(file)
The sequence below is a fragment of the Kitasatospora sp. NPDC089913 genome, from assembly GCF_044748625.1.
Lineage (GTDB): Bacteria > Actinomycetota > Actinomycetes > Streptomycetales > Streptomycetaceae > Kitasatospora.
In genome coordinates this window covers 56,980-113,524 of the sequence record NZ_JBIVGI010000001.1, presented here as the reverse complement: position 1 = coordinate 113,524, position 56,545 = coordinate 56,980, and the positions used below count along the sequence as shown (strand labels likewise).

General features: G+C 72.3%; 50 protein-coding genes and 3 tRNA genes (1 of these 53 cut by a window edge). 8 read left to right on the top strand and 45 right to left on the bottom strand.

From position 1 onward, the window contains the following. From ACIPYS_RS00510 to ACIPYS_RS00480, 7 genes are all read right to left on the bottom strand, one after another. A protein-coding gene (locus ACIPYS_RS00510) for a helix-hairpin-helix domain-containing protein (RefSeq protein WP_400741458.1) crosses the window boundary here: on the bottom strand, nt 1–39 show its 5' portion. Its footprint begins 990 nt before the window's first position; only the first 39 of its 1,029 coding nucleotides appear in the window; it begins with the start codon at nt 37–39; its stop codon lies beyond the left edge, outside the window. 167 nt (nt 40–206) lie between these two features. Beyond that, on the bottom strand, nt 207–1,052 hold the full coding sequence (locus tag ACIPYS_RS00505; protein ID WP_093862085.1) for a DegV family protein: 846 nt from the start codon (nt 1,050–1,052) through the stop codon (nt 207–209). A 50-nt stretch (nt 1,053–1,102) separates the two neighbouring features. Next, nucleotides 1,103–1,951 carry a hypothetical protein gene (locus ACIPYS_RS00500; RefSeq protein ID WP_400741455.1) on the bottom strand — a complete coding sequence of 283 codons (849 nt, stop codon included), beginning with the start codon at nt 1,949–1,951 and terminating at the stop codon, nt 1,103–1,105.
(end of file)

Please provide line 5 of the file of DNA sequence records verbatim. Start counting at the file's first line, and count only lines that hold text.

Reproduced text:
From position 1 onward, the window contains the following. From ACIPYS_RS00510 to ACIPYS_RS00480, 7 genes are all read right to left on the bottom strand, one after another. A protein-coding gene (locus ACIPYS_RS00510) for a helix-hairpin-helix domain-containing protein (RefSeq protein WP_400741458.1) crosses the window boundary here: on the bottom strand, nt 1–39 show its 5' portion. Its footprint begins 990 nt before the window's first position; only the first 39 of its 1,029 coding nucleotides appear in the window; it begins with the start codon at nt 37–39; its stop codon lies beyond the left edge, outside the window. 167 nt (nt 40–206) lie between these two features. Beyond that, on the bottom strand, nt 207–1,052 hold the full coding sequence (locus tag ACIPYS_RS00505; protein ID WP_093862085.1) for a DegV family protein: 846 nt from the start codon (nt 1,050–1,052) through the stop codon (nt 207–209). A 50-nt stretch (nt 1,053–1,102) separates the two neighbouring features. Next, nucleotides 1,103–1,951 carry a hypothetical protein gene (locus ACIPYS_RS00500; RefSeq protein ID WP_400741455.1) on the bottom strand — a complete coding sequence of 283 codons (849 nt, stop codon included), beginning with the start codon at nt 1,949–1,951 and terminating at the stop codon, nt 1,103–1,105.